I still do.

FlaviacoverAnd sure enough, the Flavia de Luce series by Alan Bradley strikes me as the kind of thing to appeal to grown-ups more than to eleven-year-olds, even such precocious 11-year-olds as Flavia. ¬†This is comfort food at its best. ¬†The book I read was ‘I am Half-Sick of Shadows’ and it’s a perfect escapist read.

Flavia is the youngest daughter of an aristocratic English family, who has fallen on hard times. They are struggling to make ends meet in their crumbling country house, but they still manage to have servants and a laboratory in the east wing. ¬†This is where Flavia, a budding chemist, can recreate her uncle’s experiments. ¬†She is planning something special this Christmas: to entrap Father Christmas with a birdlime resin mixture as he slides down the chimney.

In the meantime, her father is renting out their manor as a film location. Flavia is annoyed that Christmas preparations are suffering as a result of the invasion of the film crew, but her sisters are excited to meet the famous film star Phyllis Wyvern. When Phyllis agrees to stage a charity event at the hall, more than half the village turns up to watch despite forecasts of blizzard.  Everyone is snowed in for the night, and they soon make a shocking discovery: a body, strangled to death with a length of film.  As the local police bumble along in their investigation, it is up to perky little Flavia to uncover the real culprit.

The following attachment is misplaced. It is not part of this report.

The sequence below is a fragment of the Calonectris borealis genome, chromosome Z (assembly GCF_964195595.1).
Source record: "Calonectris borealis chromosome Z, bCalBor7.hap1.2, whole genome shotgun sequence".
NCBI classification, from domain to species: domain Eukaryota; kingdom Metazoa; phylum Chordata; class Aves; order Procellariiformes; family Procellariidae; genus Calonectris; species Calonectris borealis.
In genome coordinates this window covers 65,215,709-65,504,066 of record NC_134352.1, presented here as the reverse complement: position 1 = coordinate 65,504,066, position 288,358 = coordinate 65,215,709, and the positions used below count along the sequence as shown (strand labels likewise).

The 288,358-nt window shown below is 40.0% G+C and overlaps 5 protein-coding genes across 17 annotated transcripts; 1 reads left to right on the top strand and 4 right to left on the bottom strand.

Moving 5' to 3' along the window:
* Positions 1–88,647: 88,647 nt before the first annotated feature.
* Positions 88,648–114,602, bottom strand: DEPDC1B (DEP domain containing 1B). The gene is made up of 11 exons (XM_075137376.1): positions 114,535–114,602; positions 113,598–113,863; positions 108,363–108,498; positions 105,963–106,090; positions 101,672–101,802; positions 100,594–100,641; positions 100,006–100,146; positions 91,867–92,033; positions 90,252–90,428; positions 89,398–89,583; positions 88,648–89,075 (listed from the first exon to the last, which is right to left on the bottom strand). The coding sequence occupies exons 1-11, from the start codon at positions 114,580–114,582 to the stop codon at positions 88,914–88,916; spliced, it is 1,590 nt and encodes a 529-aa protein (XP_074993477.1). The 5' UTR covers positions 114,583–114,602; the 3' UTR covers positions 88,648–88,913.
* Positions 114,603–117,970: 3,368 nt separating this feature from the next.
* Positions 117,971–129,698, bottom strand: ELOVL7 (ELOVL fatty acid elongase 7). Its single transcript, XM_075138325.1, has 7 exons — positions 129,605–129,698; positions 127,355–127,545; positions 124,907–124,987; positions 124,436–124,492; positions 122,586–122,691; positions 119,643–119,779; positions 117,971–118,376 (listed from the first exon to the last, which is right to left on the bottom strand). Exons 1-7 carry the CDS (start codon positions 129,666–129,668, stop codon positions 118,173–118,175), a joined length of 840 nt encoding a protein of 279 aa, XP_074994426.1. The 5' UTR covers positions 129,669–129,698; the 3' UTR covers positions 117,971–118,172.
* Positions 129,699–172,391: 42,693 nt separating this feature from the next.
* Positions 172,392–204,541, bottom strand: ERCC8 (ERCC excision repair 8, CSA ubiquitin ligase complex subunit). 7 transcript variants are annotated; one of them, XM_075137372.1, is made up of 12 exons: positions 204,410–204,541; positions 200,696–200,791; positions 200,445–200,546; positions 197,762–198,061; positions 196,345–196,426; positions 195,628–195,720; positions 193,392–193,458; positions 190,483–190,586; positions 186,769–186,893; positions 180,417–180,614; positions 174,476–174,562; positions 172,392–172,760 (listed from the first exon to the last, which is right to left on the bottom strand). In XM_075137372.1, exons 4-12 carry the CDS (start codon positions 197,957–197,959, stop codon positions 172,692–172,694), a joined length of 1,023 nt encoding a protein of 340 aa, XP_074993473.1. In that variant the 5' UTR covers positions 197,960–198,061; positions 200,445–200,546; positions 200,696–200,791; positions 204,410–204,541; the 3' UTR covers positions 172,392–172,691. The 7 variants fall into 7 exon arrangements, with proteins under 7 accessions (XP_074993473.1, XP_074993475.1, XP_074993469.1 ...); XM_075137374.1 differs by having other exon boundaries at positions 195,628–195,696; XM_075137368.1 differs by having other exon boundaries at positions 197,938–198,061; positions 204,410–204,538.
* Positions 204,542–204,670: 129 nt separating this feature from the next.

As you can surmise, this book looks back nostalgically at the Golden Age of crime fiction: a typical country-house mystery with a small cast of characters. ¬†What makes it different, of course, is the witty, prickly and mischievous narrator, Flavia herself. ¬†She is an intriguing, beguiling creation – but, let’s be honest, no eleven year old would think, talk or behave like that.

So that’s why I think this book is aimed at an adult audience, who can appreciate all of the puns and cultural or scientific references. Adults who have a nostalgia for their childhood capers and who seem to remember they were far more precocious than they perhaps really were. I’ve reread a few of my ‘young adult’ diaries and there is very little trace of sophistication or wit there, I can assure you. ¬†Luckily, there is in this book, so a good time will be had by all.

Have Yourself a Merry Little Christmas

We know how to relax...
We know how to relax…

Aren’t cats just the best at teaching us how to relax and take life as it comes? May you all have a Christmas that is at least half as restful and enjoyable as Pepina’s, shown here! ¬†(Oh, and have you ever wondered why there seems to be such a prevalence of cat and dog lovers among writers?)

I may be missing in action over the next few weeks, as I am not sure how good my Internet connection will be, but I wish you all a great start to the New Year.   Fingers crossed, I will get the editing on my novel done!